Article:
Plant life is very specific to temperature, and when horticulturists grow during the cold seasons they demonstrate specific attention to the insulation of their grow cabinets. Cooler temperatures can reduce plant growth drastically, or even kill the plant. This is why much attention is necessary when designing a grow cabinet. Thankfully, once these precautions are taken, growing plants in the cabinet is much easier than it would be if the cold were accounted for later in the grow cycle. Insulating a cabinet is inexpensive, takes little time, and ensures the health of your plants.
Drill a 3-inch hole on the left wall and the bottom left side, and drill another hole on the right wall, top left side. These will be air flow holes.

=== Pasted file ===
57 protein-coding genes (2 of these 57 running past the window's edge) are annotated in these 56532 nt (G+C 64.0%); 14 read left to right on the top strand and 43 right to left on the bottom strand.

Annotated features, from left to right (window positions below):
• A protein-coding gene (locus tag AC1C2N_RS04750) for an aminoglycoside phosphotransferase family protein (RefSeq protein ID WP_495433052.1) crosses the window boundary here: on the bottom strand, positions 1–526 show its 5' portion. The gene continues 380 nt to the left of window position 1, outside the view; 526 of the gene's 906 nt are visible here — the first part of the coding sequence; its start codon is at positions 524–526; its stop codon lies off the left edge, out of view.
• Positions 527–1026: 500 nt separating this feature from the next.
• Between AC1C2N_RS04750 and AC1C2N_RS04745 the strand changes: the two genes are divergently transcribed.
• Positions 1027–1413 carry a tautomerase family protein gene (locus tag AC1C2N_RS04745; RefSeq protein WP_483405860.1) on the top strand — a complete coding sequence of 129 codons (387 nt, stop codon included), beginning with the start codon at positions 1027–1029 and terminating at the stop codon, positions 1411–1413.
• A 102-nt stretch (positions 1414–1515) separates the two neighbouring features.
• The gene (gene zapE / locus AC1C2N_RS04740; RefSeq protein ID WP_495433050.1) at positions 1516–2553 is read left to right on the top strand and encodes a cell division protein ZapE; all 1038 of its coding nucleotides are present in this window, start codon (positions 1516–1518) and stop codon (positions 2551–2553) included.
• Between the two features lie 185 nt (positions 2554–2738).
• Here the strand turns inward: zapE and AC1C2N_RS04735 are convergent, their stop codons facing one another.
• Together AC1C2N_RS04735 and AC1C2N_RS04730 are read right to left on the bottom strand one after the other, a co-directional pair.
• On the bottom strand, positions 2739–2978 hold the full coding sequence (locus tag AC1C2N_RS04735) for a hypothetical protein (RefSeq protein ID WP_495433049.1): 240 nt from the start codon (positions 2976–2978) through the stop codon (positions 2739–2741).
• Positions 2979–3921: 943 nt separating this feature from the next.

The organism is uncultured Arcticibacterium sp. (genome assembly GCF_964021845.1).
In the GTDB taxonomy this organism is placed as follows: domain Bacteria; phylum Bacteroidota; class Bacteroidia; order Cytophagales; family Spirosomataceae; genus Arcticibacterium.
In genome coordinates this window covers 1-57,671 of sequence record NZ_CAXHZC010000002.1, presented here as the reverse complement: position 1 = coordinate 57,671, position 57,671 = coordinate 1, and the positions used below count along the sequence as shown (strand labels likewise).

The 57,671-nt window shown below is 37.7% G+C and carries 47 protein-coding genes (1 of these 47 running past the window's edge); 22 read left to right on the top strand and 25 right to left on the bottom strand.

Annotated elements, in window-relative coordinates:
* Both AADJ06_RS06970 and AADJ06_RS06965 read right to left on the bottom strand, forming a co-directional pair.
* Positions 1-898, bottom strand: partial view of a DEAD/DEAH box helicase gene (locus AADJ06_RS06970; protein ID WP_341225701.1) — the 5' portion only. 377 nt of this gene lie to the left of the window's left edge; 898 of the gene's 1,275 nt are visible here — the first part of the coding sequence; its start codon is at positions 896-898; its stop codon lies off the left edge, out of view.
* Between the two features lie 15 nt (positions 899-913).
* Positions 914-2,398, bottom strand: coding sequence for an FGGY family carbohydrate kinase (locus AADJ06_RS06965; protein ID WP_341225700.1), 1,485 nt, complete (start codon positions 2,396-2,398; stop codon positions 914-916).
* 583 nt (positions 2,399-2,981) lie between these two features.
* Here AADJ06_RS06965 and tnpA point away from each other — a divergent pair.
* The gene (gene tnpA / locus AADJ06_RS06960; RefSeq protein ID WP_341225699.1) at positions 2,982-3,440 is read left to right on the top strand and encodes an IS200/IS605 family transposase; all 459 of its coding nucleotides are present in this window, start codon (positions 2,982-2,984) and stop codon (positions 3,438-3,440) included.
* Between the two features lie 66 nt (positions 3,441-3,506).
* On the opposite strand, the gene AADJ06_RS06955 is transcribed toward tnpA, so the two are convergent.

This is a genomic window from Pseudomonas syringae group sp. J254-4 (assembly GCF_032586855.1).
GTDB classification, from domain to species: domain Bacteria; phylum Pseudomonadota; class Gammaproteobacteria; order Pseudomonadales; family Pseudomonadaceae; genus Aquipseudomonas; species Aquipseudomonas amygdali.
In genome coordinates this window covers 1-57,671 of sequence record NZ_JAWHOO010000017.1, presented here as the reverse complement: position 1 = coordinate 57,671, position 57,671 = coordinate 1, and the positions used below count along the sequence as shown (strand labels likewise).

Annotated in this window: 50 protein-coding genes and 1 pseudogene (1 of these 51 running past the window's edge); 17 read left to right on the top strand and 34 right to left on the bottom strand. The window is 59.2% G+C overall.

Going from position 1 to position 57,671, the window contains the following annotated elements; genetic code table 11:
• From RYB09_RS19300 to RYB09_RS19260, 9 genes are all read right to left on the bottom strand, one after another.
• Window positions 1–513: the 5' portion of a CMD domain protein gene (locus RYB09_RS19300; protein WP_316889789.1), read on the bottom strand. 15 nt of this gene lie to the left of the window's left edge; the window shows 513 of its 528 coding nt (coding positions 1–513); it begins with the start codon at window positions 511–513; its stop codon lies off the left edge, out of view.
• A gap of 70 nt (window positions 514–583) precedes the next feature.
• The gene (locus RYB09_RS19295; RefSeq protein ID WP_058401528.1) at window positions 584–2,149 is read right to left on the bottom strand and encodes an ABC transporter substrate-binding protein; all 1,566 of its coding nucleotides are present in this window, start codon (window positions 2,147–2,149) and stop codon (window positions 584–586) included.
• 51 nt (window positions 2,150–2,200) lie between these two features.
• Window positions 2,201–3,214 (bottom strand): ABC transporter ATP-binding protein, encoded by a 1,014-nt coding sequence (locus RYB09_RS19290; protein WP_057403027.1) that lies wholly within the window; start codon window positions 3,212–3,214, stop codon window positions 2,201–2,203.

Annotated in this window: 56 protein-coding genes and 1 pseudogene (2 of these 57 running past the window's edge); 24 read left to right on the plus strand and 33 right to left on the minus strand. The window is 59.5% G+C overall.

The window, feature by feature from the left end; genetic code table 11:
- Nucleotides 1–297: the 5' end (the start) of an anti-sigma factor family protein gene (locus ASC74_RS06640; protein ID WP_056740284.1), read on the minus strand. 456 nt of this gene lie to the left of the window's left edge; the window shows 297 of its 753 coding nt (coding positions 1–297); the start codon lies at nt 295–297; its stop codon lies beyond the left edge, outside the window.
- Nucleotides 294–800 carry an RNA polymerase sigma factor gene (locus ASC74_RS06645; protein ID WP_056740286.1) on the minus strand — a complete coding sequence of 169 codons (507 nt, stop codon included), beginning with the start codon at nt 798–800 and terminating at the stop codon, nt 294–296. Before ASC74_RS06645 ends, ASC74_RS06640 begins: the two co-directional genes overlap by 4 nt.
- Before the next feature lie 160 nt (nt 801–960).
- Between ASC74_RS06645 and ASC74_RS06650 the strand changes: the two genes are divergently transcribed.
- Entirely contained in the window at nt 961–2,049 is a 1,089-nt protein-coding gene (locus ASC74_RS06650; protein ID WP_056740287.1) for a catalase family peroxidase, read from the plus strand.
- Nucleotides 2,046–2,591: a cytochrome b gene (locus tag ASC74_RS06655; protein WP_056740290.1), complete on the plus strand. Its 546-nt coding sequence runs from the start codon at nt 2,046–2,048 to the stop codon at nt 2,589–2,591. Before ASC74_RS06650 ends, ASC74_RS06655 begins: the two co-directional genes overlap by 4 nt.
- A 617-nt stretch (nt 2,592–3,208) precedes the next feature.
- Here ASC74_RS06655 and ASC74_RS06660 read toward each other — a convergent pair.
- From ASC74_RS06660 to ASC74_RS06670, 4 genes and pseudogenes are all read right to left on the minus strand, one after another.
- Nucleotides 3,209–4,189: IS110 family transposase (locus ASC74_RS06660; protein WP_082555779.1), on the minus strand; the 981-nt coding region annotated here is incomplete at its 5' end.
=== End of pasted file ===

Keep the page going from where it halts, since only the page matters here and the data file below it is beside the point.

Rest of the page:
Measure the walls, ceiling, and floor in your cabinet to cut your foam insulation accordingly. If you make all the measurements first, accommodate for the 1/2-inch thickness of the insulation. Cut the insulation flush with the door so there is a place for it to fit snugly when the door is closed, and attach it to the door with the Velcro adhesive 3 inches from the outside edge.
Measure out the Mylar by taking the measurements from the foam insulation, and add 2 inches to both length and width. Tape the Mylar to the wall and cover the seams with the metal tape. Fold the Mylar over the foam on the door and tape to the insulation to the foam.
Cut out the foam and Mylar that covers the holes you drilled with the box cutter.
Cut the net screens to cover the holes, and tape them with the metal tape. When attaching your hardware in this cabinet, you want duct work that fits over this holes. This way, a fan can circulate air effectively.